11. JimD, you have made a LOT of really good comments in the past on this blog, so I feel a necessity to help you understand better where I am coming from. Above, I cited the 30 or so mostly conservative Mormons (and others) who have contacted me privately regarding regretting their Trump hate. In many cases, these people have said they were completely swayed by anti-Trump propaganda and the general media hatred of Trump for most of 2016, but when they actually did their own due diligence they found out that the media narrative was simply false. They really regretted that they had believed the propaganda and had fallen for the false narrative.

    Scott Adams’ blog is very interesting. If you have never read it, I highly recommend it.

    Adams’ point is that we all live in our own movie where logic is trumped by emotion. We think we are all logical but we almost never are. Adams was a Trump supporter because he saw that most of his friends and neighbors in California were literally being hypnotized to hate Trump. Whenever he would bring up actual facts with them, they had no answer except to repeat things like “Trump is Hitler.”

    Of course your response could be that Trump supporters were hypnotized too, and Adams would agree with you in some ways. I have certainly seen examples of that.

    But I can only cite my own experience. Many of my anti-Trump friends have admitted they were literally hypnotized during the election to have an over-the-top emotional response to Trump. None of my anti-Hillary friends have had the same experience. All of them dislike her now even more than than did in early November.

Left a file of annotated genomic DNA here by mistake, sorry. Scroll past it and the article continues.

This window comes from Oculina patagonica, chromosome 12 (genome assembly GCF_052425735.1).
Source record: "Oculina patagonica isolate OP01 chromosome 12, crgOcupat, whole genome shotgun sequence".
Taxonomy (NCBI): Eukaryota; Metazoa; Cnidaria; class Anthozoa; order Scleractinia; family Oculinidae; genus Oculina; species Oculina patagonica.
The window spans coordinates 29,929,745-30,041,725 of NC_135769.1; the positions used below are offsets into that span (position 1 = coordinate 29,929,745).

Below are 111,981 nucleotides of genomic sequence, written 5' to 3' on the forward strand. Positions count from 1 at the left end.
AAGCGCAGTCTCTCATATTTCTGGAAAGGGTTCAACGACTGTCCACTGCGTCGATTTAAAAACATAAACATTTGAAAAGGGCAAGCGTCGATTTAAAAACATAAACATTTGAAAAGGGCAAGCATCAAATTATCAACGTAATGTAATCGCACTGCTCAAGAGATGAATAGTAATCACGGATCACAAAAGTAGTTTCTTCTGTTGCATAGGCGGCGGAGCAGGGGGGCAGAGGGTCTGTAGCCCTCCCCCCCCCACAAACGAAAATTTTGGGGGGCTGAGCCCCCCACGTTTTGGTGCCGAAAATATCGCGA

I truly believe that we are going to see a lot more of this in the coming months. I think a huge number of Trump haters are going to grudgingly admit that they were *way* too emotional in 2016. And they are going to admit, yeah, Trump has done a few good things and has not really acted very Hitler-like at all. This does not excuse Trump truly appalling behavior during the campaign, but again the key issue is how he governs. I would like people to concentrate on that.

  12. I agree with much of what you say, Geoff; but I think it’s unfortunate that Bryce’s overall point got lost amongst all the outrage on behalf of Holocaust victims. His underlying questioned seemed to be: Is there some threshold, beyond which you would say “yes, this particular national leader is so morally problematic that I am deeply uncomfortable with my religion aiding and abetting the celebration of his assuming power”?

    If such a threshhold does indeed exist, then the next logical questions are a) where exactly that threshold lies; and b) why we are so sure that Trump is not on the wrong side of that threshold.

    On the other hand, if there is no such threshold, and it’s OK for the Tabernacle Choir to sing at the inauguration of any leader–why not just concede that yes, that really would apply even in the most extreme of cases? Yeah, it gives your opponent a cheap sound byte; but I think unflinching logical consistency tends to be a more persuasive response than Godwin-shaming.

  13. Geoff B,

    I think the fact that you “chose [your] language deliberately” contributes to the problem. I am one who was uncomfortable when I read about the Choir’s scheduled performance, but examined why I was uncomfortable and determined that it was unfounded: picking and choosing which invitations to accept would turn into a tacit endorsement of those inaugurations they attend. And, whatever I think of the president-elect, he won the election.

    Now I go online and read that you believe that I am “still unhinged about Trump” because I was uncomfortable. You are deliberately lumping me (and many others) together with those who are far more extreme–and yes, even unhinged. Broad strokes do nothing but increase hyper-partisanship. Just as there is nuance on the right, there is nuance on the left (and even in the middle).

    Crying wolf about *all* Democrats makes the populace ignore real threats.

  14. JimD wrote: